Ahead of the general elections on July 25, terrorism has again reared its ugly head in Pakistan, threatening the security of political leaders and the electorate.
The fresh wave of violence in Peshawar, Bannu and Mastung has claimed 176 lives, including leaders of the ANP, Haroon Bilour, and BAP, Nawab Siraj Raisani. Similarly, the blasts in Chaman and North Waziristan Agency have revived the intimidating atmosphere of the 2013 polls when over 170 people were killed in pre-electoral violence.
This fresh wave of violence has marred political activities, forcing political parties and electoral candidates to call off their public rallies. For instance, chairman PPP Bilawal Bhutto Zardari had to cancel his election campaign in Malakand and Bannu because of the terrorist threat. In a briefing to the ECP, the National Counter Terrorism Authority (Nacta) warned that the leaders of all major political parties are on the terrorists’ hit-list.
The attacks also ended the relative lull in violence achieved after security and stability was restored in the country. These attacks were high-profile and intended to create mass casualties and publicity. In fact, the Mastung attack, in terms of the number of deaths, was the second deadliest attack in Pakistan after the 2007 Karsaz attack which claimed 167 lives. The Army Public School attack was the third deadliest attack with a loss of 147 lives.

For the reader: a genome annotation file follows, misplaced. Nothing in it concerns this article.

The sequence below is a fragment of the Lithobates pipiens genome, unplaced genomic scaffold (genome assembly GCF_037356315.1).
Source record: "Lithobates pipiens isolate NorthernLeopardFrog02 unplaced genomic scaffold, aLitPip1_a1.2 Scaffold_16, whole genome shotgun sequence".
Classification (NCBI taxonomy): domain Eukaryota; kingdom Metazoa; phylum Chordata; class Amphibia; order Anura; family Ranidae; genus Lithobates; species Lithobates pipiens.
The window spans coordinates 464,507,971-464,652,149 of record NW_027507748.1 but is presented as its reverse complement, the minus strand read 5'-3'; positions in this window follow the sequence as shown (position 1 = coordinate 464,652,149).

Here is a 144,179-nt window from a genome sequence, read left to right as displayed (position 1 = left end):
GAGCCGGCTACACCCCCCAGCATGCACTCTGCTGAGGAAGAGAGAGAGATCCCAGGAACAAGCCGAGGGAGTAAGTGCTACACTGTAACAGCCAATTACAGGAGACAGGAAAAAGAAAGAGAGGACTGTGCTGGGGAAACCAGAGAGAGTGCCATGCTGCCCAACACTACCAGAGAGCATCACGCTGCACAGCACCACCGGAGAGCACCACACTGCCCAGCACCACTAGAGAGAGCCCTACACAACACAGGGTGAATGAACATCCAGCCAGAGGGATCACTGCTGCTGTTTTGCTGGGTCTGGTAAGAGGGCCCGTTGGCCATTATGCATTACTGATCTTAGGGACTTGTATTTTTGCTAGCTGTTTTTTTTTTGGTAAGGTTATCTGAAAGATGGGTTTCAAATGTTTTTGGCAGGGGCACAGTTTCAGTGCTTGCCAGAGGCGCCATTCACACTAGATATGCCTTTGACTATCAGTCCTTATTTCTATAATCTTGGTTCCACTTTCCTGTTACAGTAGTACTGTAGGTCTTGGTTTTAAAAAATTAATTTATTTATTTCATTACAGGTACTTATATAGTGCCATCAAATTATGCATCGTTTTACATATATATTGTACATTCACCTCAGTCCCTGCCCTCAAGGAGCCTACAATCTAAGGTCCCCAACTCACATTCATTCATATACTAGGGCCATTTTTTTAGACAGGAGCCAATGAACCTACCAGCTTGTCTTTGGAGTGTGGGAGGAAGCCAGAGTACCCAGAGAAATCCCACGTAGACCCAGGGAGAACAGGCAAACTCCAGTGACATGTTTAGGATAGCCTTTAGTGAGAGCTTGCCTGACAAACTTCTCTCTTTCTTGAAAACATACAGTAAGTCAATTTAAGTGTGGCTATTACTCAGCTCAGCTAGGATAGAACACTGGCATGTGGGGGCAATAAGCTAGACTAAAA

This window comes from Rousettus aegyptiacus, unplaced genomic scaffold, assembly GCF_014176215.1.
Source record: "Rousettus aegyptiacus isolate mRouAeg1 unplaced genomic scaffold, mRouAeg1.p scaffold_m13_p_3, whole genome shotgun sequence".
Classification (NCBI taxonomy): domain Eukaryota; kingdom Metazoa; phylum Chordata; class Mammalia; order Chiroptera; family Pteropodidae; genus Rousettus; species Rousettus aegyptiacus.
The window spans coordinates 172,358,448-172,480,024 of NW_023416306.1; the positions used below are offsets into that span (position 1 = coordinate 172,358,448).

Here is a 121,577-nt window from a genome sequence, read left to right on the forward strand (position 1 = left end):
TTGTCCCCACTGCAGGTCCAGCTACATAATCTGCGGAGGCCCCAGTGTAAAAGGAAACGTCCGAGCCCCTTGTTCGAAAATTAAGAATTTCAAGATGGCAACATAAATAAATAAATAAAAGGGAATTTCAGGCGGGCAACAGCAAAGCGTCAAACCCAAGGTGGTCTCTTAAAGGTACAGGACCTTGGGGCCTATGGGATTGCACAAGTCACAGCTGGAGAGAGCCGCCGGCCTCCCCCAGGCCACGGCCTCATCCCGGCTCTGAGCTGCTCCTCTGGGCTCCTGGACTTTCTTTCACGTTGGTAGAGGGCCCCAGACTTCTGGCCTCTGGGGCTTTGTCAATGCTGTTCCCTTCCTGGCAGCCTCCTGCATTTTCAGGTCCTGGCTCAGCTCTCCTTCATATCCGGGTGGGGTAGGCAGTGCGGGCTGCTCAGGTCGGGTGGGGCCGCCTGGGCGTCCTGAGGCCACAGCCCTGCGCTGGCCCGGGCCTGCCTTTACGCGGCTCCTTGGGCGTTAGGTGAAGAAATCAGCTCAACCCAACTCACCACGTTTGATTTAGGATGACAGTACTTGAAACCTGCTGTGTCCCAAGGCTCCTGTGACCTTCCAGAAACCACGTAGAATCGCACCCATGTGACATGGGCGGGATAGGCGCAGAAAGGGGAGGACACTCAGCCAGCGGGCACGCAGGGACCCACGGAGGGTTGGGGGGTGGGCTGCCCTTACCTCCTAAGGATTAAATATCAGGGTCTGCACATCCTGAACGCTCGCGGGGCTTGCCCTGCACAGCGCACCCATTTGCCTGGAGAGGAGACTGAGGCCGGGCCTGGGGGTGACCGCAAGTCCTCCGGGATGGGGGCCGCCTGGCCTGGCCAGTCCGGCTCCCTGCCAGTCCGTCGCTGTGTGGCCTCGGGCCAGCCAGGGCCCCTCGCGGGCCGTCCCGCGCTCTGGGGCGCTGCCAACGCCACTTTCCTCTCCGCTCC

Terrorist groups, particularly the Tehreek-e-Taliban Pakistan (TTP) and the Islamic State of Khorasan (ISK), are using these elections as an opportunity to regain some space and reassert themselves in the country’s militant landscape. Moreover, by using violence these groups are also trying to influence the election campaign in which extremism and terrorism remain neglected issues.
Though the heydays of the TTP’s terrorist reign are over, with its residual capabilities, the TTP still has the capacity to strike sporadically. The TTP’s organisational evolution and relocation from a Pakistan-based insurgent group to an Afghanistan-based belligerent group has qualitatively transformed the nature of the threat it poses to Pakistan as well. Instead of an existential and imminent threat, the group now poses a low-intensity, long-term security threat to Pakistan.